GE Ventures announced this week the launch of Menlo Micro, a new spin-out company from GE's Global Research Center, which will be commercializing a MEMS based switch. Menlo Micro is backed by $18.7 million from GE Ventures, Microsemi, Corning, and Paladin Capital Group. We spoke with Chris Giovanniello, Menlo Micro's co-founder and SVP for Product Development, about the company's plans, target market segments, and competitive advantage. Russ Garcia, Menlo Micro's CEO, and Risa Stack, General Manager of New Business Creation for GE Ventures, have also provided comments via the company's press release.
MEMS Journal: Many companies have tried to commercialize MEMS switches in the past and most of these efforts have failed. What are you doing now that's different?
Chris Giovanniello: Most, if not all, previous MEMS switch efforts fell short due to lack of reliability and manufacturability issues. Menlo’s key differentiation is a novel approach to addressing MEMS switch reliability through advanced material science and techniques that were borrowed from GE’s decades of experience in hi-rel markets like jet engines and gas turbines.
MEMS Journal: What's the application that you are pursuing first and how big is this market segment? For this application, is your plan to replace existing non-MEMS switches, or will you be enabling a new application?
Chris Giovanniello: Initial market is medical equipment and we are targeting the replacement of pin diodes which have lots of constraints in terms of complexity of design due to high negative voltage requirements, power consumption, thermal profile, etc. Overall the opportunity in medical and scientific instrumentation is approaching $200 million.
MEMS Journal: What are the second and third applications on your roadmap? How big are these market segments?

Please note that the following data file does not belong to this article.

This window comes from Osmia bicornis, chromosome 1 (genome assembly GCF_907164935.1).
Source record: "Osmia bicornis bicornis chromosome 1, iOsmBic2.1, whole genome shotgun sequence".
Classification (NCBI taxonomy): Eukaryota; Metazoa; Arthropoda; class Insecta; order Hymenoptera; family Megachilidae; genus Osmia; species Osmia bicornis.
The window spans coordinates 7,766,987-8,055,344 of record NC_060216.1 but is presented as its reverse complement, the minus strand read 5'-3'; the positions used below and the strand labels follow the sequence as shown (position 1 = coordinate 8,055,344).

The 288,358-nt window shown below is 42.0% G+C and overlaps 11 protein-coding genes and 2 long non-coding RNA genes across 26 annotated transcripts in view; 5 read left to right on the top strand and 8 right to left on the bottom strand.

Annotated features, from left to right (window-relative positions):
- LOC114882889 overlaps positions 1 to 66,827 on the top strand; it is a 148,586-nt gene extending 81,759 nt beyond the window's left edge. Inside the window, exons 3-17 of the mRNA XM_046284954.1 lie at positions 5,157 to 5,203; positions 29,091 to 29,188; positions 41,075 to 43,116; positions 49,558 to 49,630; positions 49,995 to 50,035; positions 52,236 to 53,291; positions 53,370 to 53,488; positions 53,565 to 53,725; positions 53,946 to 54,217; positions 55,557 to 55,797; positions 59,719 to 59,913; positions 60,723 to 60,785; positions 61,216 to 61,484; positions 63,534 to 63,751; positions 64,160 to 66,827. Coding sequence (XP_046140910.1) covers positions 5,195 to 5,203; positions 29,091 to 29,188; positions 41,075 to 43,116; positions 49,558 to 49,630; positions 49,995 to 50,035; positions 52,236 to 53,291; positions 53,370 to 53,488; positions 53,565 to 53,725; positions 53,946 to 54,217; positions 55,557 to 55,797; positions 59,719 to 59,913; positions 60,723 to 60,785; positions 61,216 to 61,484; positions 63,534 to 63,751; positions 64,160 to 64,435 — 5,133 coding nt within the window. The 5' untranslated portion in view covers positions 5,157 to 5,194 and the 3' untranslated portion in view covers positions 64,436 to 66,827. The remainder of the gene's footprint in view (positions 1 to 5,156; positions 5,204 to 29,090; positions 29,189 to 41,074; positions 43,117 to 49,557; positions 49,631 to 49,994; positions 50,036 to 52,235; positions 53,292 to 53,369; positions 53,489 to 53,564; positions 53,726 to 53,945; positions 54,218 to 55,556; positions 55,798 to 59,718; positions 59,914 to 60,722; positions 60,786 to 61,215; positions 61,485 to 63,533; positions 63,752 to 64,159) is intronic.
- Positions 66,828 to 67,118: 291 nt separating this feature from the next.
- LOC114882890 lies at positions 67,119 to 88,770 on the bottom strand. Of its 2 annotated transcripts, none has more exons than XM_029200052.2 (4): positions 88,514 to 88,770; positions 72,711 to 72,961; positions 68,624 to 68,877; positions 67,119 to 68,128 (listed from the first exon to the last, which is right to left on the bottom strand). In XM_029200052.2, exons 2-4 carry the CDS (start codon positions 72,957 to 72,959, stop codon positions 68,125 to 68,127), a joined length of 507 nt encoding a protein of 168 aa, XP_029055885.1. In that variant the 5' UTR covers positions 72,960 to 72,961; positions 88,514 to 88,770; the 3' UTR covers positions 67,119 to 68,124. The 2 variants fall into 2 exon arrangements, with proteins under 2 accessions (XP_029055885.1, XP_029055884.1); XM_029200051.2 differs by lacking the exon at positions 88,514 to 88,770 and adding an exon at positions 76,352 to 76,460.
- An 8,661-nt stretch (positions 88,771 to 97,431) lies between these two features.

Chris Giovanniello: Expanding from medical equipment, we are exploring two other key markets. Pin diode and electromechanical relay replacement in RF front ends in the military/government radio market as well as commercial wireless infrastructure. Our high power handling allows us to look at unique architectures for things like broadband PAs, tunable impedance matching networks, tunable filters, phase shifters, electronically steerable arrays, etc. The combined market opportunity here is over $1 billion.
MEMS Journal: How big is the total market for MEMS switches?
Chris Giovanniello: This question really depends on the switch and what it is capable of. In Menlo’s case, since we have a high reliability, high-power MEMS contact switch, the TAM is quite large since we include RF applications (industrial, medical, telecom) but also AC/DC power switching. Combined the TAM (total available market) is more than $5 billion.
MEMS Journal: Who are the main companies with MEMS switches on the market today? How do their products compare to yours?
Chris Giovanniello: The only company with a MEMS contact switch on the market (that we are aware of) is Analog Devices. Our product is different in that we are targeting different applications, primarily 5W and above. There are some companies with commercially viable capacitive MEMS switches but that is a different category of product (not a contact switch) and those capacitive switches also tend to be focused on applications in the <5W range.